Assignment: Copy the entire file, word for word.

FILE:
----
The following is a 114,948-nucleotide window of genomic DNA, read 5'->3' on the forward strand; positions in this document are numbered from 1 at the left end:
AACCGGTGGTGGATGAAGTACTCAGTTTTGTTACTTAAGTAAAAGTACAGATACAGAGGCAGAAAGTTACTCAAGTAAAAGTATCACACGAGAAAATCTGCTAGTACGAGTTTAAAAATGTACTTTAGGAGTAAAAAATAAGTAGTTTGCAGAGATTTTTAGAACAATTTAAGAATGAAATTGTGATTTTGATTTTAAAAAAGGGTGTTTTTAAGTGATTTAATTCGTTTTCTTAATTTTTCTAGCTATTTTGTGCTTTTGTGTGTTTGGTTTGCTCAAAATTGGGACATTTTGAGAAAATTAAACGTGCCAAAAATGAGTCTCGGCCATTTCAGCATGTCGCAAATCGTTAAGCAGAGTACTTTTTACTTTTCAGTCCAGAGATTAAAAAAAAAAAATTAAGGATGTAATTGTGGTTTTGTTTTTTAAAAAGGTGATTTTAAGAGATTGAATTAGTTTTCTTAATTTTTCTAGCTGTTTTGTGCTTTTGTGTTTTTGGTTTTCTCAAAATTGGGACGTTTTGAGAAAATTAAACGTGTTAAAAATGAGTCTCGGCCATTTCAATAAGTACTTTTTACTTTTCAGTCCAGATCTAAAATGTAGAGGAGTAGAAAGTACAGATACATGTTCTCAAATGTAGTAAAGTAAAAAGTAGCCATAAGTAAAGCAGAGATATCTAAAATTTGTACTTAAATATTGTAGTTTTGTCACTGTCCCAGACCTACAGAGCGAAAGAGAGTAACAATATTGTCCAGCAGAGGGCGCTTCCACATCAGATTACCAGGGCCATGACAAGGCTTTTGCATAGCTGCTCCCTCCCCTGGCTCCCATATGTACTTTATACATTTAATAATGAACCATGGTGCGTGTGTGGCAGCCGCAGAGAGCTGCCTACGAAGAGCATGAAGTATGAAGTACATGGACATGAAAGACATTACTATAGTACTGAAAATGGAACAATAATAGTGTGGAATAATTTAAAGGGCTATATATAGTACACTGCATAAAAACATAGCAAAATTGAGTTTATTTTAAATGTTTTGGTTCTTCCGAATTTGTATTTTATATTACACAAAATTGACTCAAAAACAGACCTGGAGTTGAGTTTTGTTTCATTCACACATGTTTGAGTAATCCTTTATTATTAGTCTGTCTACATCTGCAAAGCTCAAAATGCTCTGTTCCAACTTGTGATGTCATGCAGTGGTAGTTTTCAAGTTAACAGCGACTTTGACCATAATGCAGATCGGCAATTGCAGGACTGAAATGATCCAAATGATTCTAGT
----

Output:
The following is a 114,948-nucleotide window of genomic DNA, read 5'->3' on the forward strand; positions in this document are numbered from 1 at the left end:
AACCGGTGGTGGATGAAGTACTCAGTTTTGTTACTTAAGTAAAAGTACAGATACAGAGGCAGAAAGTTACTCAAGTAAAAGTATCACACGAGAAAATCTGCTAGTACGAGTTTAAAAATGTACTTTAGGAGTAAAAAATAAGTAGTTTGCAGAGATTTTTAGAACAATTTAAGAATGAAATTGTGATTTTGATTTTAAAAAAGGGTGTTTTTAAGTGATTTAATTCGTTTTCTTAATTTTTCTAGCTATTTTGTGCTTTTGTGTGTTTGGTTTGCTCAAAATTGGGACATTTTGAGAAAATTAAACGTGCCAAAAATGAGTCTCGGCCATTTCAGCATGTCGCAAATCGTTAAGCAGAGTACTTTTTACTTTTCAGTCCAGAGATTAAAAAAAAAAAATTAAGGATGTAATTGTGGTTTTGTTTTTTAAAAAGGTGATTTTAAGAGATTGAATTAGTTTTCTTAATTTTTCTAGCTGTTTTGTGCTTTTGTGTTTTTGGTTTTCTCAAAATTGGGACGTTTTGAGAAAATTAAACGTGTTAAAAATGAGTCTCGGCCATTTCAATAAGTACTTTTTACTTTTCAGTCCAGATCTAAAATGTAGAGGAGTAGAAAGTACAGATACATGTTCTCAAATGTAGTAAAGTAAAAAGTAGCCATAAGTAAAGCAGAGATATCTAAAATTTGTACTTAAATATTGTAGTTTTGTCACTGTCCCAGACCTACAGAGCGAAAGAGAGTAACAATATTGTCCAGCAGAGGGCGCTTCCACATCAGATTACCAGGGCCATGACAAGGCTTTTGCATAGCTGCTCCCTCCCCTGGCTCCCATATGTACTTTATACATTTAATAATGAACCATGGTGCGTGTGTGGCAGCCGCAGAGAGCTGCCTACGAAGAGCATGAAGTATGAAGTACATGGACATGAAAGACATTACTATAGTACTGAAAATGGAACAATAATAGTGTGGAATAATTTAAAGGGCTATATATAGTACACTGCATAAAAACATAGCAAAATTGAGTTTATTTTAAATGTTTTGGTTCTTCCGAATTTGTATTTTATATTACACAAAATTGACTCAAAAACAGACCTGGAGTTGAGTTTTGTTTCATTCACACATGTTTGAGTAATCCTTTATTATTAGTCTGTCTACATCTGCAAAGCTCAAAATGCTCTGTTCCAACTTGTGATGTCATGCAGTGGTAGTTTTCAAGTTAACAGCGACTTTGACCATAATGCAGATCGGCAATTGCAGGACTGAAATGATCCAAATGATTCTAGT